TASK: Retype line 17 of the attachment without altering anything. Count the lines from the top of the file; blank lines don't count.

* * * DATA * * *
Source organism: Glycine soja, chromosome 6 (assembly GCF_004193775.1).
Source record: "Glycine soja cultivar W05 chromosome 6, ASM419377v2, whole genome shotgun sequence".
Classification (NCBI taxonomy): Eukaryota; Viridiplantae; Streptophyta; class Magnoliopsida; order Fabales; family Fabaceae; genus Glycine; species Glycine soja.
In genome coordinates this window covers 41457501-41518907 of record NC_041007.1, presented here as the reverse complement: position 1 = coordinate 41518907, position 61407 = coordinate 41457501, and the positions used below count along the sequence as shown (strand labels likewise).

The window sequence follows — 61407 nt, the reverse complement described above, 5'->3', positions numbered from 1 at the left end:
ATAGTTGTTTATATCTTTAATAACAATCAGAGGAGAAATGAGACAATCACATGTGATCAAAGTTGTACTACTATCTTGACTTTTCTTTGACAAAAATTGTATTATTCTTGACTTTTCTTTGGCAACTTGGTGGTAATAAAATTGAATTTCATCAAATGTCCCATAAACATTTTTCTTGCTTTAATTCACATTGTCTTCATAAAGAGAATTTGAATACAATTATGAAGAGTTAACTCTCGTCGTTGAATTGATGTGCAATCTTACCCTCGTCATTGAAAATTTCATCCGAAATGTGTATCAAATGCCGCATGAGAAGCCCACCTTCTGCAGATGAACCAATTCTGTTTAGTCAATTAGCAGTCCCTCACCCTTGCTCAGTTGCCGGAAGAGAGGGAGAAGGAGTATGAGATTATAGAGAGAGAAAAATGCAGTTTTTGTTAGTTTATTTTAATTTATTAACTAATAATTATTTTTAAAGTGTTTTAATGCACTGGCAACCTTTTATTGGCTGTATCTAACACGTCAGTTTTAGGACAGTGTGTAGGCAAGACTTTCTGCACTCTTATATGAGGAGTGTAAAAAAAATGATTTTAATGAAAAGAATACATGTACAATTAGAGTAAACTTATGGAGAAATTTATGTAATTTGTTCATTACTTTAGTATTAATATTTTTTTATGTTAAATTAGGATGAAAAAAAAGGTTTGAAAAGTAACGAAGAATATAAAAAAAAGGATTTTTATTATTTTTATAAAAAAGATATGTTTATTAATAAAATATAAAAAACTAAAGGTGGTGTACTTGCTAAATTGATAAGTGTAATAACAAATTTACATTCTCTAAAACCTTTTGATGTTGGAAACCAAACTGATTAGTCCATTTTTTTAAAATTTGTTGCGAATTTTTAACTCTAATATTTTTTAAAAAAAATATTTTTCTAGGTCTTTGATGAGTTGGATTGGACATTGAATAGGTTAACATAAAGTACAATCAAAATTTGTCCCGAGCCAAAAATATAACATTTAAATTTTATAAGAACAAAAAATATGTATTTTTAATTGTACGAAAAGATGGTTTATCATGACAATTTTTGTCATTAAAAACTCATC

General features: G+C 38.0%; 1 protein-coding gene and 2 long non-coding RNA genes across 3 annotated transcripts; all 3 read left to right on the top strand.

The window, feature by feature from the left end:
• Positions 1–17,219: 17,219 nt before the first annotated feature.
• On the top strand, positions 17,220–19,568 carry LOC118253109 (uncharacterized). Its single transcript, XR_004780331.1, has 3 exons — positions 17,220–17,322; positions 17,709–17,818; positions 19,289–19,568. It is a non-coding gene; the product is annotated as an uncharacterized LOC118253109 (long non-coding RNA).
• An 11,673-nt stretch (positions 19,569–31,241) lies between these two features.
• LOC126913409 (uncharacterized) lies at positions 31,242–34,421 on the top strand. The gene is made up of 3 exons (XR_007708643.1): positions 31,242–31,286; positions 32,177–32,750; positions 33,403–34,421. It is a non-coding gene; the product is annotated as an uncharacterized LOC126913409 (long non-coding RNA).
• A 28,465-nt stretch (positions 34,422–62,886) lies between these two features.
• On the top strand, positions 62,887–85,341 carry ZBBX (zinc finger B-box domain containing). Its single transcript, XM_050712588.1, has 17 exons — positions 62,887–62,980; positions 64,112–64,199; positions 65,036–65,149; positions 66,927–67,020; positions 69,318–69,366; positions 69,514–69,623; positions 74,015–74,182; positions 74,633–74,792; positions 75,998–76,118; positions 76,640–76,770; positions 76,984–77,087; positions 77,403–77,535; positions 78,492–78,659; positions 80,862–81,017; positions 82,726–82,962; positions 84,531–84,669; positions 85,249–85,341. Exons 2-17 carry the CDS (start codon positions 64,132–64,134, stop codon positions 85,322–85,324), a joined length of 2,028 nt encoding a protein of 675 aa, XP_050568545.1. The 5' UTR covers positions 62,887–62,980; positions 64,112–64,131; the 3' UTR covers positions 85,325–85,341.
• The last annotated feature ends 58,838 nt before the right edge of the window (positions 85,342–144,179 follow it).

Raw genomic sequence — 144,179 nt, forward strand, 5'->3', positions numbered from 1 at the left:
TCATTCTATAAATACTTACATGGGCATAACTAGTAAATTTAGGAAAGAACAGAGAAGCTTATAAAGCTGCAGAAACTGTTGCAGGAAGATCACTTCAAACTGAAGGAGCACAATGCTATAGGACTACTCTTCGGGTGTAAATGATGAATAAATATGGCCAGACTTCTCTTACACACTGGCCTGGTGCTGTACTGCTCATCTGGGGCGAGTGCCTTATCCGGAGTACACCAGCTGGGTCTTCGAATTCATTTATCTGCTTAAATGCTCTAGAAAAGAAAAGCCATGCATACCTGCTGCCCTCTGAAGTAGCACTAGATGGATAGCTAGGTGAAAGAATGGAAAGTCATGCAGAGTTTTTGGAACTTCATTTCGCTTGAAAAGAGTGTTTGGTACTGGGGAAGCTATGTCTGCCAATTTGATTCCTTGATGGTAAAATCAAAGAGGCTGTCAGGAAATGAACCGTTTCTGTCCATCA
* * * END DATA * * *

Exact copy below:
TCATTCTATAAATACTTACATGGGCATAACTAGTAAATTTAGGAAAGAACAGAGAAGCTTATAAAGCTGCAGAAACTGTTGCAGGAAGATCACTTCAAACTGAAGGAGCACAATGCTATAGGACTACTCTTCGGGTGTAAATGATGAATAAATATGGCCAGACTTCTCTTACACACTGGCCTGGTGCTGTACTGCTCATCTGGGGCGAGTGCCTTATCCGGAGTACACCAGCTGGGTCTTCGAATTCATTTATCTGCTTAAATGCTCTAGAAAAGAAAAGCCATGCATACCTGCTGCCCTCTGAAGTAGCACTAGATGGATAGCTAGGTGAAAGAATGGAAAGTCATGCAGAGTTTTTGGAACTTCATTTCGCTTGAAAAGAGTGTTTGGTACTGGGGAAGCTATGTCTGCCAATTTGATTCCTTGATGGTAAAATCAAAGAGGCTGTCAGGAAATGAACCGTTTCTGTCCATCA